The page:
|Muddy Waters with Little Walter, Bo Diddley and Phil Chess|
Keith Richards recently sparked controversy by calling Sgt. Pepper's Lonely Hearts Club Band rubbish, nothing more than a mishmash of tunes which he says the Rolling Stones did the same on Satanic Majesties. Probably more controversial is his statement that the Stones saved Blues music, noting their appreciation of Chicago Blues.
Not only did they take their band name from a Muddy Waters song, but they made the pilgrimage to Chicago in 1965 and cutting a record with the legendary Chess Records, for whom Muddy Waters recorded. This scene was highlighted in the movie Cadillac Records, but here's more on that legendary meeting in this 2010 Guardian article by Elijah Wald.
For most young British musicians, Chess records was the Rosetta stone of Rock and Roll. Not only did the Chess brothers record legendary Blues musicians like Muddy Waters and Howlin' Wolf, but the undisputed King of Rock and Roll Chuck Berry. They also had the incomparable Bo Diddley and Etta James on their label. What drew Keith to Mick was seeing some Chess records under his arm, and the rest as they say is history.
The Chess Brothers eventually sold their label, as Blues did seem to be dying a slow death in America. It couldn't keep up with the new sound that dominated the air waves. Motown was drawing all the great young Rhythm and Blues talent, putting out a sound that would define American music in the late 60s and early 70s. For cats like Muddy Waters and Howlin' Wolf it seemed the gig was over, until they were invited to London in the early 70s. These were dubbed super sessions as they featured Steve Winwood, Rory Gallagher, Eric Clapton, Bill Wyman among others backing them.
It wasn't a new concept. The Fillmore concerts which featured the Grateful Dead, Jefferson Airplane and the Allman Brothers, often had Blues musicians like Jimmy Reed and John Lee Hooker joining in. Muddy Waters and John Lee Hooker both played with Canned Heat and other groups of the era. Chuck Berry was backed by the Steve Miller Band at one Fillmore concert in 1967. So, it wasn't like the Rolling Stones single handed saved Blues music. They were joined by many other musicians who fully appreciated the music and greatly respected the musicians. But, it is that 1965 recording date that stands out for a variety of reasons, primarily because it was the first public show of support for what appeared to be a dying music.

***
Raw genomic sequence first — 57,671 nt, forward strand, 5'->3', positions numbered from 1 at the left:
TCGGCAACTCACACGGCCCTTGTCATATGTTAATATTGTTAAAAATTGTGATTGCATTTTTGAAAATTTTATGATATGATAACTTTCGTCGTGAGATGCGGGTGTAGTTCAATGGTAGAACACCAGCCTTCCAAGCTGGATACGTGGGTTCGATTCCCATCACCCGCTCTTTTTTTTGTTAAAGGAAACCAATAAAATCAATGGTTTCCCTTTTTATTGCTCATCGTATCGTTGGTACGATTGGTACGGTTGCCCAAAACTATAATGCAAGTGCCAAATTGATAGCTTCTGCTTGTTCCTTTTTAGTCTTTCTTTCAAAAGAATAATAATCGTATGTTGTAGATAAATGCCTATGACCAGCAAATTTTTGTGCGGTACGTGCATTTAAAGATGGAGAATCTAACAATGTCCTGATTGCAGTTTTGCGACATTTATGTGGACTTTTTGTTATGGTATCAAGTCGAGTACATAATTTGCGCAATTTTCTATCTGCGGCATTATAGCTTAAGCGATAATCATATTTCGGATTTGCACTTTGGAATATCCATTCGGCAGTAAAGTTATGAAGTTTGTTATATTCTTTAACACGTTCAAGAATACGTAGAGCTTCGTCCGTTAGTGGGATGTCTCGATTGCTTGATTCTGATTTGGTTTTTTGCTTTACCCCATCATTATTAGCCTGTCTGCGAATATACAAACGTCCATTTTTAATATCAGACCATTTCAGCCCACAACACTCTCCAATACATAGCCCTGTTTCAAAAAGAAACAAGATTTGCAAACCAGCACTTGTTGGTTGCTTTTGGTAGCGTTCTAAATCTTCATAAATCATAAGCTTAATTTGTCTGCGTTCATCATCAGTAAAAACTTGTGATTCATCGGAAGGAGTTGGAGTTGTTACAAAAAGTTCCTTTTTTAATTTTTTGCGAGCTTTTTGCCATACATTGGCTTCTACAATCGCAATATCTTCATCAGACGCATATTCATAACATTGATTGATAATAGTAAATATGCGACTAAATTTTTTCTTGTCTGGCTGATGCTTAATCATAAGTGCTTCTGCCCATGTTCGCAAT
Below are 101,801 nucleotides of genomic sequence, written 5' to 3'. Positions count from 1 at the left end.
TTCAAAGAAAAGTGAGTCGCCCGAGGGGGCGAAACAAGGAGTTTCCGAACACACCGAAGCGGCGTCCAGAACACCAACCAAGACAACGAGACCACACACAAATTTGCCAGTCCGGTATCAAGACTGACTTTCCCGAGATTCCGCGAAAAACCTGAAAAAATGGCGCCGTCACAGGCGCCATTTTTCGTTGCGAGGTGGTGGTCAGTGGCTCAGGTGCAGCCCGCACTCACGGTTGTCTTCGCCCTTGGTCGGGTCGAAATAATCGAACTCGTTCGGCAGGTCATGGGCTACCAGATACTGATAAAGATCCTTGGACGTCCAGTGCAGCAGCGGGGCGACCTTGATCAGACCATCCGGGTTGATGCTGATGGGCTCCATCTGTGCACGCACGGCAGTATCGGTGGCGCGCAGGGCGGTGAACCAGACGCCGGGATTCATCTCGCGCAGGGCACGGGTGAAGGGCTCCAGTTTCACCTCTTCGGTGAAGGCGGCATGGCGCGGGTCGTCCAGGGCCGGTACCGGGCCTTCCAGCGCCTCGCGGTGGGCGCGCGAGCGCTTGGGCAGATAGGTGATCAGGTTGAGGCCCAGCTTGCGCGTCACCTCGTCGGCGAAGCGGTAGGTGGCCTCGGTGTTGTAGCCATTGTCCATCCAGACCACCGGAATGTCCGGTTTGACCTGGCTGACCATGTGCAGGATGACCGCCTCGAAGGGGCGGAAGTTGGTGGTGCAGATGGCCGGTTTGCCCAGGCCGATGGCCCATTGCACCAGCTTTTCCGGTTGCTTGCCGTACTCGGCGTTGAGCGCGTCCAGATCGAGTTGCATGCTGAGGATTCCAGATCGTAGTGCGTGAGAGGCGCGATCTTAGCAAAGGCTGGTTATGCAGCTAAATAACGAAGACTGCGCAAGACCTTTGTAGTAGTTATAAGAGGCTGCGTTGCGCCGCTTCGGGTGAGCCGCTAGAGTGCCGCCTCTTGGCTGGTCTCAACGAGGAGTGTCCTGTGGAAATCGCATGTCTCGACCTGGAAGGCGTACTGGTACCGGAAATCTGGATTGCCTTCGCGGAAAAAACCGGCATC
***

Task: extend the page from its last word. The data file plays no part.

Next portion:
Chuck Berry was notably upset when Brian Wilson set the lyrics of Surfin' USA to the music of Sweet Little Sixteen and made a big hit out of it. To make matters worse, Berry would spend the next two years in jail on what appeared to be trumped up charges of transporting a minor across state lines. He was at the peak of his career. Eventually, Berry won a settlement with the Beach Boys, who went onto create their own distinctive Pet Sounds, considered one of the great rock and roll albums.
Other Blues musicians found their music pilfered as well, receiving nothing in the way of royalties. Led Zeppelin was eventually forced to credit Willie Dixon for Whole Lotta Love, as Dixon claimed Plant had taken the lyrics from his You Need Love, Dixon wrote a great number of songs for Chess, including Hoochie Coochie Man, which was made famous by Muddy Waters.
But, Chess wasn't the only music label featuring black music in the 50's. Vee-Jay Records was right across the street, recording John Lee Hooker and Elmore James among many others. It wasn't like the Leonard Chess was a groundbreaker, as depicted in the movie. In fact, it was Evelyn Arons who first signed Muddy Waters at Aristocrat Records, which the Chess Brothers bought in the late 50s and renamed.
The real credit, however, belongs to Alan Lomax, who traversed the country in the 1940s recording Blues and Folk music for the Library of Congress, including McKinley Morganfield, later known as Muddy Waters. Lomax's discography is immense, including the immortal Lead Belly, Sonny Terry and Brownie McGhee, among many others. This was the second generation of Blues musicians.
There were also Texas labels like Peacock Records, founded in 1949, which recorded Clarence Gatemouth Brown, Big Mama Thornton and Little Richard that are largely forgotten now. FAME Studios in Muscle Shoals, Alabama, had its heyday in the 1960s recording R&B legends Aretha Franklin and Wilson Pickett.
|Aretha Franklin at Fame Studios|
It's a great legacy that is getting its due again in boxed sets. There were so many labels spread throughout the country that either went bankrupt or were bought by larger labels. Some of the musicians continued to thrive. Others were forgotten until renewed interest in these musicians grew in the past two decades to find their songs recast as Hip-Hop melodies and remixed as House music. The more obscure the better, as it was harder to track, but thanks to Youtube you can usually find the original melody.
Keith Richards deserves a lot of credit, as he has always shown his respect to the original Blues and Rock and Roll musicians. In 1987 he recreated a super session for Chuck Berry for the movie, Hail Hail Rock N' Roll.